Easy and Cheap Crafts: Interview with Kathy Peterson

Dana Hinders
Crafty handmade flowers make lovely party decorations.

If the economic forecast has you in search of a way to relieve stress, you may find yourself looking for easy and cheap crafts to complete. While many people assume crafting is an expensive hobby, Kathy Peterson has made it her mission to prove you don't need to spend a lot of cash to create unique and beautiful projects.

About Kathy Peterson

Kathy Peterson, host of Town & Country Crafts with Kathy Peterson, is an avid crafter who enjoys using her talents to help others express their creativity. She's the author of five books:

Craft for Health is Kathy Peterson's newest project. A joint venture with nurse practitioner Barb Dehn, this unique site explores how expressing yourself through craft projects can enhance both your mental and physical well-being.

Easy and Cheap Crafts: Getting Creative to Cope with an Economic Recession

Recently, Kathy Peterson spoke to LoveToKnow Crafts about the many ways crafting can enrich our lives.

What types of crafts do you enjoy?

I enjoy just about every kind of craft project - from painting and sketching to sewing, paper arts, and card making.

How would you describe your crafting style?

My crafting style is very eclectic with a touch of whimsy. I use a lot of bright, happy colors in my craft projects. Colors make me happy and bring smiles to others as well.

Paint and fabric can turn an ordinary piece of furniture into a real style statement.

What are some ways crafters can use their talents to perk up their home environment without spending a lot of extra money?

  • Go on a treasure hunt in your own home. Recycle what you already have with a fresh coat of paint.
  • Jazz up on old dresser with some paint, fabric, or sophisticated rub-on home décor stickers.
  • Dig into your fabric or linen stash to create some new pillows or cover an old lamp shade.
  • Frame your children's artwork. Kids make great artists because they're not afraid to express themselves. I have one friend that has used her children's art to decorate her home. It's a very fun way to decorate.

What are some of your favorite ideas for making handmade gifts for friends and family?

I love making handmade cards. People seem to really appreciate the fact that I cared enough about them to send them a handmade card or invitation. I also like to be really creative with gift wrapping by sewing a fabric bag and personalizing it with a monogram and some fancy ribbon.

In a recession, spending on hobbies such as crafting is often the first area people cut in order to balance their budgets. What are your best tips for saving money on craft supplies?

  • Use your paper scraps and dig around your craft supplies. You might be surprised with what you'll find that you stashed away last year.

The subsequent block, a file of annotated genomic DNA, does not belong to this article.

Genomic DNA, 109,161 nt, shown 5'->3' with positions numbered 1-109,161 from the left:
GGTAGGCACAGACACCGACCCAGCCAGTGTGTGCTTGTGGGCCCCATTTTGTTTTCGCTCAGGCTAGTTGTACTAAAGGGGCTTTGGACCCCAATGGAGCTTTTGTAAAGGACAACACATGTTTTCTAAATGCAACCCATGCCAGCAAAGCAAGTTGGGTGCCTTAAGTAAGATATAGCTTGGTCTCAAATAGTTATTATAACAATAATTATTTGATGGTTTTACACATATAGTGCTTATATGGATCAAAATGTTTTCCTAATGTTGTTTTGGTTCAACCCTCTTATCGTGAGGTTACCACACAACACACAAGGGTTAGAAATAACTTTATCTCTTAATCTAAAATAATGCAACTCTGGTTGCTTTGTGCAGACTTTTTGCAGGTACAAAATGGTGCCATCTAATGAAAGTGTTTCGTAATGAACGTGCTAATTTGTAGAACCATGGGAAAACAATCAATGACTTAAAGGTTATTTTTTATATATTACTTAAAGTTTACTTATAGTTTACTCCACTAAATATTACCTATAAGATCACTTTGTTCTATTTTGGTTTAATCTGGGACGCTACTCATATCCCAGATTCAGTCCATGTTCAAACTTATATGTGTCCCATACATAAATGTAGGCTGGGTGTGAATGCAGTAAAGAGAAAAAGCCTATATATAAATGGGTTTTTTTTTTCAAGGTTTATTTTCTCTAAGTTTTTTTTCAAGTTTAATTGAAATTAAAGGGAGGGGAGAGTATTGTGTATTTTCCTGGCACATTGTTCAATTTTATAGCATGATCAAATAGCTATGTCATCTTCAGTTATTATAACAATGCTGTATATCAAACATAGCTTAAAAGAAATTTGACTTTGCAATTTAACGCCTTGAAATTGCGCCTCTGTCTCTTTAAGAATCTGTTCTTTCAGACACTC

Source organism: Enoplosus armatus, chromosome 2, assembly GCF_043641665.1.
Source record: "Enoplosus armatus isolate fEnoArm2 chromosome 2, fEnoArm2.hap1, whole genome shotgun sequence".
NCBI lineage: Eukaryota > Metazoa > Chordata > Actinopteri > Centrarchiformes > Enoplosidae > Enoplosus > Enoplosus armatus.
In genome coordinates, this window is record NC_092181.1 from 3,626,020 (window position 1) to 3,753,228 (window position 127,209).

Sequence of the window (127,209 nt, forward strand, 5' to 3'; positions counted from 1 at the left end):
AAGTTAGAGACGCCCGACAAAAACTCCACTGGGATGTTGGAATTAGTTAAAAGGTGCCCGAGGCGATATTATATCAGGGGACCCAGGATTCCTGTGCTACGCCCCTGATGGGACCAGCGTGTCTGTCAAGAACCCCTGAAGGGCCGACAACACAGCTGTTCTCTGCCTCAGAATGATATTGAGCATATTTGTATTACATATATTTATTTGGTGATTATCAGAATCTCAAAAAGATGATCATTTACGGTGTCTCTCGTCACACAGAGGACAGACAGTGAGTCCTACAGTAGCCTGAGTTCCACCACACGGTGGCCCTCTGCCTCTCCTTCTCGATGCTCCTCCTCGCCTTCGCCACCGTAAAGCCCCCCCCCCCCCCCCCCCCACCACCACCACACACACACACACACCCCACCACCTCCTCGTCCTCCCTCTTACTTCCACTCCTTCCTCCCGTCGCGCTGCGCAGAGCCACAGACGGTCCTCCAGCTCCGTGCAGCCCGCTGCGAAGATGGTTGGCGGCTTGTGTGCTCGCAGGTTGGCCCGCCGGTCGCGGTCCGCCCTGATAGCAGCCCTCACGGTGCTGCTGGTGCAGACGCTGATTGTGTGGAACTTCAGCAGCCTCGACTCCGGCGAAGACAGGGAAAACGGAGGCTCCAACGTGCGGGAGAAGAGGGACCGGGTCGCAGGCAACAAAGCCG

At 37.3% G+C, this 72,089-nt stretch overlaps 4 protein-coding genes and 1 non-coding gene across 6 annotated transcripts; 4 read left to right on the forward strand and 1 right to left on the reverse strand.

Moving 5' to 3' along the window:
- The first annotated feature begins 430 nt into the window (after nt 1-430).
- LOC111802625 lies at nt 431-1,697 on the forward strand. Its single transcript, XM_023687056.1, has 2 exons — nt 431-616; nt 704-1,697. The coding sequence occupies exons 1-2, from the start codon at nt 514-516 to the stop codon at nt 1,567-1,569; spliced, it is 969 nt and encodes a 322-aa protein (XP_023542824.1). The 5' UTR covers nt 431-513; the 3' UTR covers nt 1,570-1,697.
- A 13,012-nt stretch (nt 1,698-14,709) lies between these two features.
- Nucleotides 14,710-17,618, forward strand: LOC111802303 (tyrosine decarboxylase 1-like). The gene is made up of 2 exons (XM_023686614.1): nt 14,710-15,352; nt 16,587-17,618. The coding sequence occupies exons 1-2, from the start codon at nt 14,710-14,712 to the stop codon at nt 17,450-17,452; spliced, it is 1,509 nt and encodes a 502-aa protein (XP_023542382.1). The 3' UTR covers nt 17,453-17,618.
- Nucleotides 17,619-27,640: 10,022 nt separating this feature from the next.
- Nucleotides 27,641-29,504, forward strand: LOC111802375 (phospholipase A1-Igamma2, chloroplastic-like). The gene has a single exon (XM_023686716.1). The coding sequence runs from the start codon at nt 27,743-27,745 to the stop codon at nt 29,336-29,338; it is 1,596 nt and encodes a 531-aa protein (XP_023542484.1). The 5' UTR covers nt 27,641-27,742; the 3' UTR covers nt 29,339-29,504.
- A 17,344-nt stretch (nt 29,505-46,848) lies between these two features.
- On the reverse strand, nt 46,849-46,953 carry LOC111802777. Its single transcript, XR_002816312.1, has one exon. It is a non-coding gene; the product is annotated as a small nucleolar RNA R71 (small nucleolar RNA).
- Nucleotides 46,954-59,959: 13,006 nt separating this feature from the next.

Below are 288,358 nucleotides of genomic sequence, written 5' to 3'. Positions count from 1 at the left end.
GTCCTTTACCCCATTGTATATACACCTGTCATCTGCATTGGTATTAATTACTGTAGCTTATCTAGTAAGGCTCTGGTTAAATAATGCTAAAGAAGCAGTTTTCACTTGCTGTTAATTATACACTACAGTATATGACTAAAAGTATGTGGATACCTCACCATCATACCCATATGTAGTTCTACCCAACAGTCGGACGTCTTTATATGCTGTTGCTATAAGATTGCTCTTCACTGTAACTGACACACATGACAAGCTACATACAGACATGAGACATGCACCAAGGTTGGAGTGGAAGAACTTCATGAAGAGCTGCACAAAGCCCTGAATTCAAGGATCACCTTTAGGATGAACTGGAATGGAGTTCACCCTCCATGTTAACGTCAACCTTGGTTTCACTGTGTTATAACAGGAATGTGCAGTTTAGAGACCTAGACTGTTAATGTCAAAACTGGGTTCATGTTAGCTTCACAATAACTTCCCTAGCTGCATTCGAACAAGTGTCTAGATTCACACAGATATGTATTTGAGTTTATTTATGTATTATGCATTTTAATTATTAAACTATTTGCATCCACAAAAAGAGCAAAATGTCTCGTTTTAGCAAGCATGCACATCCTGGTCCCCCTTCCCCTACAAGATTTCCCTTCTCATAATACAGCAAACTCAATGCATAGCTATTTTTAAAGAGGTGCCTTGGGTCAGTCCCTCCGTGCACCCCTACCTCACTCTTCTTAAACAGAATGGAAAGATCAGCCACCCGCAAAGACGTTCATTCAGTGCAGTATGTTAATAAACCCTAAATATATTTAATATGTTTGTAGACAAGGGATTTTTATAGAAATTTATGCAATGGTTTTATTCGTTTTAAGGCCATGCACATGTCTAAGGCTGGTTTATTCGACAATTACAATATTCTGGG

• Be creative with buttons, lace, trims, ribbon, etc. You can use them to make jewelry, home décor accessories, or embellish clothing.
  • Mix up some leftover paints to create a new color and extend the life of the paint.
  • If you love scrapbooking, consider digital scrapbooking. Many freebies are available online.

What inspired you to create the "Craft for Health" Web site?

Can't afford a new outfit? Sew yourself a fashionable purse to add interest to your wardrobe!

I've always enjoyed inspiring others through crafting and using crafting as my own stress reliever. With the economy the way it is, it's so important to take good care of yourself. Crafting is very therapeutic. I contacted my dear friend Barb Dehn, a nurse practitioner, and asked her if she'd like to help me launch the site. Together we'll be offering inspiring craft therapy tips, craft ideas, and thoughtful anecdotes from crafts, artists, designers, florists, decorators, mothers, caretakers, and ordinary people who use crafting as a form of therapy.

In what ways can making easy and cheap crafts be a good stress reliever for people coping with economic uncertainty?

Crafting is a great stress reliever. By making something handmade, you can change your mood. If you're overwhelmed with financial difficulties, making a craft project can help you step outside yourself and free your mind from troubling times. Knitting, for example, requires a repetitive motion and can help you focus on the task rather than your pain. You can accomplish a feeling of fulfillment when you finish a craft project, whether you sew a pillow cover, doodle some scribbles, or paint a flower pot. It's truly a feeling of empowerment.

Crafting is great therapy. It can also help bridge difficult conversations with elderly parents, tweens, etc. Crafting is entirely positive, even if you make a mistake. Mistakes can be easily fixed or used to make the project more interesting. Some of my biggest craft mistakes have ended up being some of my best designs.

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Easy and Cheap Crafts: Interview with Kathy Peterson